Positive Energy Balance: Social Housing in Paris
The compact, eight-storey structure stands on Rue Charenton, one of the French capital’s longest and oldest streets, between a typical Haussmann building and a Historicist structure with a lavishly decorated brick façade. The new building, which features 22 apartments, fills the gap left by its dilapidated predecessor. The faced brickwork of the new structure, which is of light-coloured solid brick with hollow joints and ornaments of blue-glazed bricks, reinterprets the architectural language of the surrounding buildings. From the fifth storey, the building is tiered to the rear. Thanks to its situation on the street, the apartment house has only two exterior walls on the northeast and southeast sides.
The ground floor is home to two retail spaces. The levels above these accommodate the apartments, which have spacious floor plans. The units range from one-room flats to four-room maisonettes. The larger apartments extend over the entire depth of the building, thus ensuring good cross-ventilation. All the spaces are illuminated naturally via floor-to-ceiling windows. Blinds of perforated eloxated aluminum provide protection from the sun. Along the walls separating the building from its neighbours, narrow courtyards allow natural light into the kitchens and bathrooms on the inner side. To the southwest, on the back of the apartment house, the volume opens onto a planted inner courtyard shared by the residents. Facing this courtyard, loggias or terraces expand the flats to the outdoors. Above the fifth upper level, each apartment also has a balcony to the street side. Passive use of solar energy, as well as effective lighting and ventilation, conserve energy normally required for illumination and heating.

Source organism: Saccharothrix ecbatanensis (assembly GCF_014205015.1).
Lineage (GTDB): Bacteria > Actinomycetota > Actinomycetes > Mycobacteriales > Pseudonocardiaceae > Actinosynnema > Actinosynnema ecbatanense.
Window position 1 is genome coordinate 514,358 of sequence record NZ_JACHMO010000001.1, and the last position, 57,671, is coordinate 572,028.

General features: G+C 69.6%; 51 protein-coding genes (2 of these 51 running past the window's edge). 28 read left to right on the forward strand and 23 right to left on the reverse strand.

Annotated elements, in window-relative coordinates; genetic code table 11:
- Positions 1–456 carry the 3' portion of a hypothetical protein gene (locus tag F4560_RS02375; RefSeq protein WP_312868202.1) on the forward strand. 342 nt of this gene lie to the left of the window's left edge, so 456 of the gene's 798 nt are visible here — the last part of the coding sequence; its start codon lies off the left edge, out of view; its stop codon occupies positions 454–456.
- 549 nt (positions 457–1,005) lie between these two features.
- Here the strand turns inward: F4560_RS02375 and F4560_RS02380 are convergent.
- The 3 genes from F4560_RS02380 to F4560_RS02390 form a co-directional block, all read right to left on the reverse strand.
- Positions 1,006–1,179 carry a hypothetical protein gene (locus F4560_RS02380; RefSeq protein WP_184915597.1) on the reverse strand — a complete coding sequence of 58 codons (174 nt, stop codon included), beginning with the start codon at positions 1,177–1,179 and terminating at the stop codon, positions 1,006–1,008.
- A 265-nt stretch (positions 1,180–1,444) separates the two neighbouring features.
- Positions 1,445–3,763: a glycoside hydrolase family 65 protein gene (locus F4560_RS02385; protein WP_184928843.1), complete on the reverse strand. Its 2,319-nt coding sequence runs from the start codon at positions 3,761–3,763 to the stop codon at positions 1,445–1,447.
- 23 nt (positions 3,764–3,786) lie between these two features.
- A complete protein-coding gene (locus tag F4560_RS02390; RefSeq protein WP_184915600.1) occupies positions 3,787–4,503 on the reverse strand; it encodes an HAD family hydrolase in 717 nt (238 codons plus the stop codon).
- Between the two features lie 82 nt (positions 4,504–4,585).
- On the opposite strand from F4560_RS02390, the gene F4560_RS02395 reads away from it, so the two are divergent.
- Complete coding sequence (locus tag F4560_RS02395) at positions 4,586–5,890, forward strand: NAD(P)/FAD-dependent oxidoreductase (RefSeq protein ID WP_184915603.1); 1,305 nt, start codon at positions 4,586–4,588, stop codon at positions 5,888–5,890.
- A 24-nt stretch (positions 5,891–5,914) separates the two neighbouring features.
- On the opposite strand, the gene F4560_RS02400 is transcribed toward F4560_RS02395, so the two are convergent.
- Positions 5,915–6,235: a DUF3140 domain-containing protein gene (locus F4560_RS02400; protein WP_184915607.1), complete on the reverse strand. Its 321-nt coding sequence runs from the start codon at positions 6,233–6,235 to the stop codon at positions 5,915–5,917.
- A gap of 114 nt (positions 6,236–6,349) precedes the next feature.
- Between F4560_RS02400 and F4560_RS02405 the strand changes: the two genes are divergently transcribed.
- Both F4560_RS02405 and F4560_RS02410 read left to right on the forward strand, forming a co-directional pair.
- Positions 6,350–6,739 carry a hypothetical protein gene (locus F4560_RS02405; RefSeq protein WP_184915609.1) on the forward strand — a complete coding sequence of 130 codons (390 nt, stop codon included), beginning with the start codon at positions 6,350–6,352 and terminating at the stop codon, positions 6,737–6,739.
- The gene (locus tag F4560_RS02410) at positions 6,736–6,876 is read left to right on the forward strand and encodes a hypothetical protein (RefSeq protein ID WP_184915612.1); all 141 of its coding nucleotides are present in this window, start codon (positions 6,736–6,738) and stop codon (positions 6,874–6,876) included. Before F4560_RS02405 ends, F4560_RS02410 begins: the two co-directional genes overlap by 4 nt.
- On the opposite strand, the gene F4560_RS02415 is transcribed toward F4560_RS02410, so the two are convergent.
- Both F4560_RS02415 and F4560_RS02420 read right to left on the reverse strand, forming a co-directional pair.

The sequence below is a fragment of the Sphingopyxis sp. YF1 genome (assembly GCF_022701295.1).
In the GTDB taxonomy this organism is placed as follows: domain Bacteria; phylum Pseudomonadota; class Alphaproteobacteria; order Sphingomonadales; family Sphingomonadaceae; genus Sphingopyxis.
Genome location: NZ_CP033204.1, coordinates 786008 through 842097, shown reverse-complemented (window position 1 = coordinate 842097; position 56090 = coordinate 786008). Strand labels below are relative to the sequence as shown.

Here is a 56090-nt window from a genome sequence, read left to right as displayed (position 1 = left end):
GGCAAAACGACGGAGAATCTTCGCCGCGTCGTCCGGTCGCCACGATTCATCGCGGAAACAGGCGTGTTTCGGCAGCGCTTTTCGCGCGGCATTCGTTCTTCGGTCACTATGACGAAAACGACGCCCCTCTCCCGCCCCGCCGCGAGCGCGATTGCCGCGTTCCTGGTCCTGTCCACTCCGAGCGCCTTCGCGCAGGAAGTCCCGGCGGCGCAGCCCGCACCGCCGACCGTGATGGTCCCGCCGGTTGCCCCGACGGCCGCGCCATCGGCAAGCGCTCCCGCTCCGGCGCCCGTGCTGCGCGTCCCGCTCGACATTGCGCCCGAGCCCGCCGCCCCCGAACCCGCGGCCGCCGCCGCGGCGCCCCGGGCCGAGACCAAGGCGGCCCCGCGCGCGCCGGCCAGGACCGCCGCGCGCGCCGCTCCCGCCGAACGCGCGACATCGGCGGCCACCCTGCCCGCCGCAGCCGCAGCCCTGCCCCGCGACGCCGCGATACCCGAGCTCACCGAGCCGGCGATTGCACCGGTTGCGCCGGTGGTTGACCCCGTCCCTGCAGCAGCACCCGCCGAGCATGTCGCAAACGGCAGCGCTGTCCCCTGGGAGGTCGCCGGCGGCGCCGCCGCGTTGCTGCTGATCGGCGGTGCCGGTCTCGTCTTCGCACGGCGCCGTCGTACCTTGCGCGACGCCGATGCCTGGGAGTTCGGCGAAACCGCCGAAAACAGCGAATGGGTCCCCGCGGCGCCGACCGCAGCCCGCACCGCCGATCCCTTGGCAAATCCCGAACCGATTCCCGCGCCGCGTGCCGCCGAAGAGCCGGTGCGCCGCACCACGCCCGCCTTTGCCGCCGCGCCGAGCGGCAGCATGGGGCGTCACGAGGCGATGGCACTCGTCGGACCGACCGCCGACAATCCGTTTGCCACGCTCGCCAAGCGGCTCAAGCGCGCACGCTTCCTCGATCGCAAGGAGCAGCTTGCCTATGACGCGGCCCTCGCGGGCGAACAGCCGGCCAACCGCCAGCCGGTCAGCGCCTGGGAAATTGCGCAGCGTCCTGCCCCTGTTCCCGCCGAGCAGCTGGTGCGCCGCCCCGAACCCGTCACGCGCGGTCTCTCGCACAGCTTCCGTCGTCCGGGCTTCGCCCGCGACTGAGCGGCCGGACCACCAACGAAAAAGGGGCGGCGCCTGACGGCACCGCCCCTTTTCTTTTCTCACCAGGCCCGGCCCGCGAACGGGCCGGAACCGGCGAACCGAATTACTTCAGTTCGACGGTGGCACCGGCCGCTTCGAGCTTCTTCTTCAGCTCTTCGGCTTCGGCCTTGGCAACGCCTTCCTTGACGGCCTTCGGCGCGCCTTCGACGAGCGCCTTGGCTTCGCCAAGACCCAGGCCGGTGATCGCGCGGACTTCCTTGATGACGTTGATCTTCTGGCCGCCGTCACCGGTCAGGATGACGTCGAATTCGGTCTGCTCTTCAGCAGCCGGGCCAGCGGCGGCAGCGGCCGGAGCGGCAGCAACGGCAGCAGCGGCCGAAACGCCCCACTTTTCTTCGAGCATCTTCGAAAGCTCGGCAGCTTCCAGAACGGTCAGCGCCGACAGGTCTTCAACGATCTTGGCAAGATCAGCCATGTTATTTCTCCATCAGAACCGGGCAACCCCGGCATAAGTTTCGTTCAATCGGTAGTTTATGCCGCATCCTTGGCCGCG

On the roof, solar collectors generate 80% of the electricity required for ventilation, pumps and lighting. The elevator is equipped with a brake-energy recovery system; downpipe heat exchangers support the water heating and a pellet heating installation provides CO2-neutral warmth.
French thermal insulation regulations allow new buildings no more than a primary energy consumption of 50 kWh/m2/year. Depending on the building type, climate zone, the number of storeys and area of the exterior walls, this value is modulated by a permissible deviation. This is intended to balance any disadvantages that arise from locations in various climate zones. At 68.9 kWh/m2/year, the new apartment building falls short of the modulated approved consumption of 71.4 kWh/m2/year, thus showing a positive energy balance.
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